# Preparation of Barium Hexaaluminate using co-precipitation reaction mechanism

I am preparing Barium Hexaaluminate (BHA) using $$\ce{Ba(NO3)2, Al(NO3)3}$$, and $$\ce{(NH4)2CO3}$$. For $$\pu{1 mol}$$ of each $$\ce{Ba(NO3)2}$$ and $$\ce{Al(NO3)4}$$, I am using $$\pu{1.5 mol}$$ of $$\ce{(NH4)2CO3}$$.

Following are my questions:

1. What temperature to select for reaction, according to some research papers we should use $$\pu{60 ^\circ C}$$. But the problem with keeping reaction temperature at $$\pu{60 ^\circ C}$$ will cause $$\ce{(NH4)2CO3}$$ to decompose into $$\ce{NH3}$$ and $$\ce{CO2}$$ and it will not take place in double displacement reaction.

2. Can I replace $$\ce{(NH4)2CO3}$$ with some other carbonates?

@Maurice, I always thought that barium nitrate and aluminium nitrate will react with ammonium carbonate and barium carbonate and aluminium hydroxide will precipitate down.

\begin{align} \ce{2 Al(NO3)3 (aq) + 3 (NH4)2CO3 (aq) &-> Al2(CO3)3 (s) + 6 NH4NO3 (aq)}\tag{R1}\\ \ce{Ba(NO3)2 (aq) + (NH4)2CO3 (aq) &-> BaCO3 (s) + 2 NH4NO3 (aq)}\tag{R2} \end{align}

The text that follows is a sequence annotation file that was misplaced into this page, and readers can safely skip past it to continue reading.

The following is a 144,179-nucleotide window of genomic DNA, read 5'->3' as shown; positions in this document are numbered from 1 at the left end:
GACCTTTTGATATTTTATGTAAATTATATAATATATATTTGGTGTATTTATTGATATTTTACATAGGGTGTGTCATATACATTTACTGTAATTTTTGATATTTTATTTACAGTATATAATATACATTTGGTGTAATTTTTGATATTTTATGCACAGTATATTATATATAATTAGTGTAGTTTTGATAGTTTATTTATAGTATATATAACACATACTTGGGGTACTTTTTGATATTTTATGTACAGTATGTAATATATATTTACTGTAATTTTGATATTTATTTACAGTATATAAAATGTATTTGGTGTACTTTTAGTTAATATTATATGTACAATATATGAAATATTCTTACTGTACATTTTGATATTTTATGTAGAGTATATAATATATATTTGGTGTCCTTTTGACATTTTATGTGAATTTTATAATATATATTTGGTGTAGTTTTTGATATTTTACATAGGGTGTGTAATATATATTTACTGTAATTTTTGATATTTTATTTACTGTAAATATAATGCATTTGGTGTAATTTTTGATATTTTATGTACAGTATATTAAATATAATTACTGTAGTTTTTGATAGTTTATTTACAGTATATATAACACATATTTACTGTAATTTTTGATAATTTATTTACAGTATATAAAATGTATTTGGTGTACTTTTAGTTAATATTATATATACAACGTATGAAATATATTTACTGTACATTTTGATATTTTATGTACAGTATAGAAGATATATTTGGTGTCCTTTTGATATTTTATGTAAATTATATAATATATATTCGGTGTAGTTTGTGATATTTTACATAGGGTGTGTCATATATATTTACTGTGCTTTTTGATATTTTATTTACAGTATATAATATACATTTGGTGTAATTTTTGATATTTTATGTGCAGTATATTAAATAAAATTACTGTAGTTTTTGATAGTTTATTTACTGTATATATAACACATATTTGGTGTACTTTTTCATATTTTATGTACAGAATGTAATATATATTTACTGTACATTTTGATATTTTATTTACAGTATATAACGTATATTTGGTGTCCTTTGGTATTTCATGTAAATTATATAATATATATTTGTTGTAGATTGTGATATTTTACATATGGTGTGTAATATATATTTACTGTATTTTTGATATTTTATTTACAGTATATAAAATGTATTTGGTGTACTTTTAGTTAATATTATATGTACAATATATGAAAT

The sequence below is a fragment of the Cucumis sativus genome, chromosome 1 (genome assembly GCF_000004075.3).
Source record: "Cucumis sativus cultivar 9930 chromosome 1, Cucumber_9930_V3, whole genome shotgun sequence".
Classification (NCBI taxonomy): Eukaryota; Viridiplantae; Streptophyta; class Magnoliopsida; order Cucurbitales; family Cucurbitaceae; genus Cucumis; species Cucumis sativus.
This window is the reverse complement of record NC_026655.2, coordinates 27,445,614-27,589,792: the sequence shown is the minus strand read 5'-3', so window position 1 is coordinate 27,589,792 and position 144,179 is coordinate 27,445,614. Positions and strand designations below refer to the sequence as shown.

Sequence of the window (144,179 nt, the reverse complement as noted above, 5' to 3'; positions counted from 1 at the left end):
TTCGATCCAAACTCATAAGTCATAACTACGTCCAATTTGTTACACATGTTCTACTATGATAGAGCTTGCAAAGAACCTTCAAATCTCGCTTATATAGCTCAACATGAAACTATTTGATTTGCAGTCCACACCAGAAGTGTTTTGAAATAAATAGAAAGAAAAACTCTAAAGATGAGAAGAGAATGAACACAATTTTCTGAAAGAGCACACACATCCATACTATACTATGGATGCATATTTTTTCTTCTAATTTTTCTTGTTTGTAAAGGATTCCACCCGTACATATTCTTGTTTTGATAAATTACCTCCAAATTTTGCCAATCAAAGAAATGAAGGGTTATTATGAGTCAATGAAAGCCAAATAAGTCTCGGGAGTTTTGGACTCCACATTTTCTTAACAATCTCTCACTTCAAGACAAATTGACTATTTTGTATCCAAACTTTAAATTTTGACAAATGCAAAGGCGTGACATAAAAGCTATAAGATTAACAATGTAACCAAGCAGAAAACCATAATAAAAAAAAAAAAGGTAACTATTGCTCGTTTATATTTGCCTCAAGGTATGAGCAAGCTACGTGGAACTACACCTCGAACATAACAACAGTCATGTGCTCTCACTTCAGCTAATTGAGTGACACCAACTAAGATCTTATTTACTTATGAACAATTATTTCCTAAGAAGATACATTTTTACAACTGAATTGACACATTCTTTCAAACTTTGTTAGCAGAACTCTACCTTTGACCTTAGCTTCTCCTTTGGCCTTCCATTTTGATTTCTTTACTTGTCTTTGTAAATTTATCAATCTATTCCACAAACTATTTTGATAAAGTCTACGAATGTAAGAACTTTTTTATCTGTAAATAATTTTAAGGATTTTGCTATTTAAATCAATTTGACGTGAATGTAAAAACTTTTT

(As aluminium carbonate is not stable and readily decomposes to form aluminium hydroxide.)

After that, if we keep the ratio of barium and aluminium $$1:12$$ and raise the temperature above $$\pu{1200 °C}$$ by calcinating the dried precipitate, barium hexaaluminate forms.

Also, can you clarify what $$\ce{BaAl6(OH)20}$$ is, because according to my understanding the general formula of barium hexaluminate is $$\ce{BaO.6(Al2O3)}.$$

### Reference

1. Li, J. Q.; Wang, R. K.; Chen, C. Y. Preparation of Barium Aluminate with $$\ce{BaCO3}$$ and $$\ce{Al(OH)3}$$. AMR 2015, 1096, 156–160. DOI: 10.4028/www.scientific.net/AMR.1096.156.

Heating a mixture of Barium and Aluminum salts with $$\ce{(NH4)2CO3}$$ is done on purpose, because $$\ce{(NH4)2CO3}$$ is decomposed at 58°C into $$\ce{NH3}$$ and $$\ce{CO2}$$ and $$\ce{NH3}$$ is the reagent wanted to react with Barium and Aluminium to make them precipitate together. This is due to the two successive reactions: $$\ce{NH3 + H2O <=> NH4+ + OH-}$$

$$\ce{20 OH^- + Ba^{2+} + 6Al^{3+} -> BaAl6(OH)20}$$

If you would have used $$\ce{(NH4)2CO3}$$ at ordinary temperature, it would have made a mixed precipitate of $$\ce{BaCO3}$$ and $$\ce{Al(OH)3}$$.

The oddity of this reaction is the fact that you use 1 mol Barium, 1 mole Aluminium, and 1.5 mole $$\ce{(NH4)2CO3}$$. Barium is in great excess, but it will not precipitate, as $$\ce{Ba(OH)2}$$ is quite soluble in water. I wonder why you use such a great excess of barium.